Once you’ve got those things down, the site is really starting to look like a database, and you’ve achieved an MVP in both steps. You’d continue with this process, prioritizing what the next most important thing to design and build is, maybe focusing on giving the user a way to search for specific articles or topics so they don’t have to scan hundreds of articles at once: a search bar! With this agile mindset, you and your team can stay laser focused on what’s important to the product and to the user, and not lose time getting caught up in features or components that are nice to haves (or worse, flashy features not backed by any user needs!)

In the most ideal agile world, when you’re halfway through the project, you should still have a functional and self-contained product to work with (like a website with links to hundreds of article pages!) even if you haven’t built out all the features that’ll really elevate it to the next level (like search, filters, etc) On the contrary, with waterfall, you might find yourself halfway through your timeline with truly half of a website: a homepage that links to nowhere because you don’t have any article pages yet :(

So how does this work at Scout?

At Scout, we adapt the basics of Agile in a way that works for our designers and developers who are full-time students and part-time Scout-ers. Our sprints are modified to take into account that students can only spend up to 10 hours a week on their client projects, and all projects are set to last the full fourth months of the semester (no shorter, no longer!)

We divide our semester into two phases: research & discovery and design & development, starting with a kickoff client meeting and ending in a handoff meeting.
Research & discovery lasts for the first 2–3 weeks of the semester and starts at the client kickoff meeting. Scout teams spend this phase getting familiar with the client and deliverables they’ll be creating for them, compiling a creative brief detailing the goals of the semester, and putting together a product backlog (a list of all things that might be designed or developed within the scope of the project)

After research & discovery ends, we spend the rest of the semester in the design and development phase, burning through sprints and iterating on our product and process each step of the way! This phase ends during the last week of the semester, where teams hold their official handoff meeting with clients and hand over all design and development.

We start with user stories so we can stay focused on what the user needs.
User stories are framed as “As a (user), I want to ____ so that I can _____.” These help guide the project and its prioritization, and help teams stay in the mindset of the user and not get caught up in adding fancy features that add less value to the user in the end.

An example of how a user story might translate into a feature of the product would be “As a student, I want to see the articles that are relevant to my research so that I can find the information I need quickly.” This user story could translate to implementing a search feature on your database!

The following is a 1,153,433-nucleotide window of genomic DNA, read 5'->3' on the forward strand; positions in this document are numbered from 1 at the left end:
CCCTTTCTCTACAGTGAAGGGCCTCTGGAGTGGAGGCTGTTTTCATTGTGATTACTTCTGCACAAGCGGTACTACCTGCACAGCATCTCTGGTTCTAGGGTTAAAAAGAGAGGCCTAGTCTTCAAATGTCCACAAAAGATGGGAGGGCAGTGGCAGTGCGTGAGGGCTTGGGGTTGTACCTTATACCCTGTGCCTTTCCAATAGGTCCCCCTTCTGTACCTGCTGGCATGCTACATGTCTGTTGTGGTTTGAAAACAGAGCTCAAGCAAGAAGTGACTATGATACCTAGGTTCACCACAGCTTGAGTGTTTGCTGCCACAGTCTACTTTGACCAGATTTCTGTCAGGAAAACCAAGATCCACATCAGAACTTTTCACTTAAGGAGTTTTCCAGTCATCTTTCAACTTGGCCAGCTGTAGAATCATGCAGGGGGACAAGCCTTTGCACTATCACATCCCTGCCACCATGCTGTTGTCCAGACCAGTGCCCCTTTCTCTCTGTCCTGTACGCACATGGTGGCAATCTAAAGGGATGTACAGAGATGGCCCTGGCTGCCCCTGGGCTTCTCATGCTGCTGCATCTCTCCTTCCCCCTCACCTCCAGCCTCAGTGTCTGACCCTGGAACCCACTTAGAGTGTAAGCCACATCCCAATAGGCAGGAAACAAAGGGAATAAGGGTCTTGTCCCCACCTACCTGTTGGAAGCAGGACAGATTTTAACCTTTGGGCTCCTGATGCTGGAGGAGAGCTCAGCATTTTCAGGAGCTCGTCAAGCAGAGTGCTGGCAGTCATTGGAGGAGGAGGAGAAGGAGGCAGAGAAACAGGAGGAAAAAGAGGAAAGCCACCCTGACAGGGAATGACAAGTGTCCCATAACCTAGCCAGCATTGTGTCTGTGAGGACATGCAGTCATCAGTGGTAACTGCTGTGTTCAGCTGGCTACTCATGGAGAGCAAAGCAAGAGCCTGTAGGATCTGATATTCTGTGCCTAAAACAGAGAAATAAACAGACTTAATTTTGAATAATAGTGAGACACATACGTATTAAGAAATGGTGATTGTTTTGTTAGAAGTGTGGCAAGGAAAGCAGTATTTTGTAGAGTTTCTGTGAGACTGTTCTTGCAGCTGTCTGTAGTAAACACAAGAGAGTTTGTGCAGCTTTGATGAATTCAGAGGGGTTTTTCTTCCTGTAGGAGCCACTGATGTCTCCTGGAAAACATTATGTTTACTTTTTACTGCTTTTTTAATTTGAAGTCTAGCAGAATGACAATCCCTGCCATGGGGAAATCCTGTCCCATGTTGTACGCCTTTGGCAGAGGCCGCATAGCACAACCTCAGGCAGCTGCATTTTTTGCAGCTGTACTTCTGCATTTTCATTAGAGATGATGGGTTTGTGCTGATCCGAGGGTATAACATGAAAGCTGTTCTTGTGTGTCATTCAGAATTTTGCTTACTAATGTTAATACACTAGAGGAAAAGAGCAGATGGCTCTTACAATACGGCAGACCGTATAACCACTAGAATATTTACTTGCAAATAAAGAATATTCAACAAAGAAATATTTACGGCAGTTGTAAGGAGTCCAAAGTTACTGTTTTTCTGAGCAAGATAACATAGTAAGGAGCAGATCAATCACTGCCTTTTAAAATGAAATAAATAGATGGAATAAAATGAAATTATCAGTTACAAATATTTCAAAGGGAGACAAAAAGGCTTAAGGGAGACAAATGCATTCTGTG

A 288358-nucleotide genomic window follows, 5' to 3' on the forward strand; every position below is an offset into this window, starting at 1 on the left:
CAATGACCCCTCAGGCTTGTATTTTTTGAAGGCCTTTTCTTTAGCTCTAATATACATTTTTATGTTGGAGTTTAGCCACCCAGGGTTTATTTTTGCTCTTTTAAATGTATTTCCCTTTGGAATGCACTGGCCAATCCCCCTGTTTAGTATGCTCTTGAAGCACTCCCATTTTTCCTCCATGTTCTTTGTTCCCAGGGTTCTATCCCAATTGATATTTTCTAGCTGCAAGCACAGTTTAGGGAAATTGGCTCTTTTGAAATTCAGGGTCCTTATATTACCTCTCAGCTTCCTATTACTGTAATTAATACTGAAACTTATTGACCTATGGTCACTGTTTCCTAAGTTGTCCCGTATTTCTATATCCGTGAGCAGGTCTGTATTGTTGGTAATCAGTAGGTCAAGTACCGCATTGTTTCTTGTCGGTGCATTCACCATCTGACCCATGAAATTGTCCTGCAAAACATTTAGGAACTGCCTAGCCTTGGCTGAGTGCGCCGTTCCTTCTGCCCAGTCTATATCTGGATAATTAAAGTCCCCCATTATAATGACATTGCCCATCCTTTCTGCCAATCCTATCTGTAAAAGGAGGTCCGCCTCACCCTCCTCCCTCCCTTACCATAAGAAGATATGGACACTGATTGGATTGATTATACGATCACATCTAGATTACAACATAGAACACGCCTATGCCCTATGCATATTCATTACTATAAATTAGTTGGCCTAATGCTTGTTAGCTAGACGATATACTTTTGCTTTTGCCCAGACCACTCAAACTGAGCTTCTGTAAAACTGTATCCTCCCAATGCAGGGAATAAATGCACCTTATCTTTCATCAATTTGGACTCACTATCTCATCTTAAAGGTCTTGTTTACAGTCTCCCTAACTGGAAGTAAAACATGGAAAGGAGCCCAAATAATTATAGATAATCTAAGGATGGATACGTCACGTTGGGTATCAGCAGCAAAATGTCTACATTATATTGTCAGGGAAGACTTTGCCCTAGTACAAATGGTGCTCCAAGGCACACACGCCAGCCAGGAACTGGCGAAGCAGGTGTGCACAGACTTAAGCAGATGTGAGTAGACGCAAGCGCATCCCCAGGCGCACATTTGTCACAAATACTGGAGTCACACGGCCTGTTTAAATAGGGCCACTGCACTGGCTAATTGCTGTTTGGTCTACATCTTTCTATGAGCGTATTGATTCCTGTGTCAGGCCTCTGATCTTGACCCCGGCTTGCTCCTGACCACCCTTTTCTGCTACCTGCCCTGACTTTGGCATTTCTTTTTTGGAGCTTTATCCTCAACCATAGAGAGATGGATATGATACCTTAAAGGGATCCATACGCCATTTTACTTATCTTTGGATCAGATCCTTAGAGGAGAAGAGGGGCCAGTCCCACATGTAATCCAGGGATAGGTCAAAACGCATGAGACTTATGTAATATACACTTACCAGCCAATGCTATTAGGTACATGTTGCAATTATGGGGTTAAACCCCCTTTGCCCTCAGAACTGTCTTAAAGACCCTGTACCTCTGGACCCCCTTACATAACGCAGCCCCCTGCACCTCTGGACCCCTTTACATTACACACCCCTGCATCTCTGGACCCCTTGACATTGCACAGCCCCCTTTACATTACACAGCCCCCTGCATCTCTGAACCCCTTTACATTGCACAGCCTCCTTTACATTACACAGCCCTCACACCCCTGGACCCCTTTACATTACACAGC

We use tools like Trello, Slack, and InVision to keep on top of everything.
Trello is a task management tool that we use to keep track of the product backlog, the sprint backlog, what tasks are in progress, and what tasks have been reviewed and approved!

  • Slack is an awesome team messaging platform that makes communication at all times of the day super easy and accessible for everyone on the team! It’s a good way for us to feel almost as connected and communicative as if we were sitting in the same office 9 to 5 every day.
  • InVision is awesome for prototyping the products we make for both our team and the client’s benefit, so everyone can gain a better understanding of the user experience and product flow in context! It also has a super helpful commenting feature that makes leaving each other feedback super easy.

Teams have a virtual daily standup, weekly in-person internal meetings, client meetings, and sprint planning meetings, and bi-weekly retrospectives

These recurring check-in points allow our teams to stay on the same page, provide lots of feedback to each other as well as get feedback from the client, and monitor the projects progress easily!

Aaaand that’s a wrap!

So that’s a pretty high-level look at how our studio functions on a day to day basis! I bet you didn’t think something agile would be so complex. And that’s only just skimming the surface; there’s so much depth to the agile methodology there’s a actually a manifesto for it!

As students striving to learn, grow, and improve every day, we thrive under the Agile practice and, by extension, so do our clients! For more details on what was covered in this post, this glossary is a great resource for understanding all the terminology I mentioned and more. And if you ever have questions about our studios process, feel free to drop into Scout’s office and chat! 👋🏻